The community has been getting creative on celebrations and showing support during the COVID days including but not limited to drive by parades. This is the exact type of celebration that Oakdale residents George and Pat Schultz received at the end of May by the Oakdale Shelter Pet Alliance and Oakdale Animal Shelter volunteers. The parade of cars is the new way to celebrate loved ones and to show support.
The Schultz’s have been in Oakdale for a few years and have been volunteering at the animal shelter for over a year. The group treated the Schultz’s to a ‘welcome home’ and a show of care and support with a parade of about 10 cars. They drove by with signs, balloons, cheers and horns honking, many bringing their furry friends along for the ride as well.
“Mom wanted to reconnect (with the shelter volunteers) when they got back,” explained daughter Sherri Schultz-Ramos. “Everyone was wondering about George and they all missed him and when he was able to they wanted to take the opportunity to say we care.”
In early February the local couple was involved in a serious auto accident that left them both in critical condition. On their way back from Lake Tahoe a big rig hit black ice and smashed into the driver’s side of their vehicle. They were both air lifted out in separate helicopters to a hospital in Reno. In intensive care for three weeks, George was fighting for his life and Pat was in intensive care for two days. Their daughter Sherri was visiting from Belize and spent some time with her parents in Reno during their recuperation. Then COVID-19 hit and the hospital began limited hours with only one visitor allowed. George was tested for the virus and thankfully he did not have it so he was going to be transported to a rehabilitation facility in Modesto. Pat and Sherri returned to Oakdale awaiting his arrival but his departure was then delayed due to a storm. Finally George made his way to Modesto and there he was tested again for the virus so he was in quarantine and no one was allowed to visit him. They got creative in seeing him by purchasing an Echo and putting it in his room. They also visited him a couple times a week outside his window so he could see them and he knew he was not alone. After again testing negative for the virus and spending time healing George was finally released from the rehabilitation facility and allowed to return to his home.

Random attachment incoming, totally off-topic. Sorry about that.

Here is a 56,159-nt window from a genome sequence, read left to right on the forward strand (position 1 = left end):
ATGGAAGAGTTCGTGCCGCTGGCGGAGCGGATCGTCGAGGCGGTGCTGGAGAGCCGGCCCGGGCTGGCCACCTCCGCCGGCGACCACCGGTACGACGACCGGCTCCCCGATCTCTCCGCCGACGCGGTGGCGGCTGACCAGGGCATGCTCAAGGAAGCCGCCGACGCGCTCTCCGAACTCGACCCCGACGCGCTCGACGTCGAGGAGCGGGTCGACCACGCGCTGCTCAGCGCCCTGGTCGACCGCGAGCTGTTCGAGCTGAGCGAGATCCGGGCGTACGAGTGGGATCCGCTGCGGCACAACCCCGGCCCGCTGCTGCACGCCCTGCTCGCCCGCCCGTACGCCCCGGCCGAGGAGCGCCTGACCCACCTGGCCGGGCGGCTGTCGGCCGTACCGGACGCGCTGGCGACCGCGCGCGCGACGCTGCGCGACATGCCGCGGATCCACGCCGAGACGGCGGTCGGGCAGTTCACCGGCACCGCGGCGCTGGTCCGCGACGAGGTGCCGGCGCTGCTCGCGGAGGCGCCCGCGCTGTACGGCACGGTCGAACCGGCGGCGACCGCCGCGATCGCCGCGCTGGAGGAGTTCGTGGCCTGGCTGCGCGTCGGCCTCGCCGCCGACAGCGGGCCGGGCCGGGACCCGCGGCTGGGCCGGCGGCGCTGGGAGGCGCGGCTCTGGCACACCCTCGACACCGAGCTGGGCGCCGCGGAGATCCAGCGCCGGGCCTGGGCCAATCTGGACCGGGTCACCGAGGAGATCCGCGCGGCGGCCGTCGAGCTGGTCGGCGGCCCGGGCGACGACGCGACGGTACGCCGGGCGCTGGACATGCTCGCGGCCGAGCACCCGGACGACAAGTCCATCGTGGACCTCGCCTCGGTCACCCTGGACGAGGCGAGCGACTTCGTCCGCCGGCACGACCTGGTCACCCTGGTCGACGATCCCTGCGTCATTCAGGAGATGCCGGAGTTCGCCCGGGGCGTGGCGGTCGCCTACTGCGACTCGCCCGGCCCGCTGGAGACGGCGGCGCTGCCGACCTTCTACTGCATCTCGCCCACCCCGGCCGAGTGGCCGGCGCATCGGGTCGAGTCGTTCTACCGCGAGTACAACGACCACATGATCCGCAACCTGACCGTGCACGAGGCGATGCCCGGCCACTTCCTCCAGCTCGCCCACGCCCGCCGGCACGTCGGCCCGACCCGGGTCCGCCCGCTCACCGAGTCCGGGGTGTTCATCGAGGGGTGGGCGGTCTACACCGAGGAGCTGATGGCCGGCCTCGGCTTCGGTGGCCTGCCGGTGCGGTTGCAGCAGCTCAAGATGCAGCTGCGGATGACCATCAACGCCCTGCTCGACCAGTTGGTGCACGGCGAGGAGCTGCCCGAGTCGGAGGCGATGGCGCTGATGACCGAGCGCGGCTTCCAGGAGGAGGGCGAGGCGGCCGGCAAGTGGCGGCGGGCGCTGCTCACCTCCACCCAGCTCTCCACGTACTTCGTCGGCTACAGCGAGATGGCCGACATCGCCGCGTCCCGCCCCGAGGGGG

The shelter volunteers had been following the Schultz’s situation and as soon as George settled in they wanted to lift all their spirits with a small parade. Much to his surprise as he was sitting outside with Sherri and Pat, the cars started driving by. He was so pleased that it brought tears to his eyes.
“He was like, that was so nice to know that people care that much,” said Sherri. “I keep telling both of them that they have done so much for so many people for so many years that you deserve this.”
They also adopted a female poodle mix that is about two years old that they named Georgie Girl but call her GG. She needed a little training and with some patience, she has become part of the family.
“She has welcomed dad into the house,” stated Sherri. “She was terrified and frightened when we picked her up. We needed a dog to interact with dad and we want him to start walking. So he has to learn how to walk again and he needs his brain engaged.”
The couple has been an active part of the community by volunteering at the shelter and helping seniors with their taxes. Although their road to recovery is going to take some time and they have a lot of work ahead of them, they also have the support from the shelter volunteers.
“That was important getting them back together and now getting them to where they are back to being independent is the final goal,” expressed Sherri. “During these times the community made it important to take a ride to lift the spirits of a couple that is still recovering from a terrible accident.”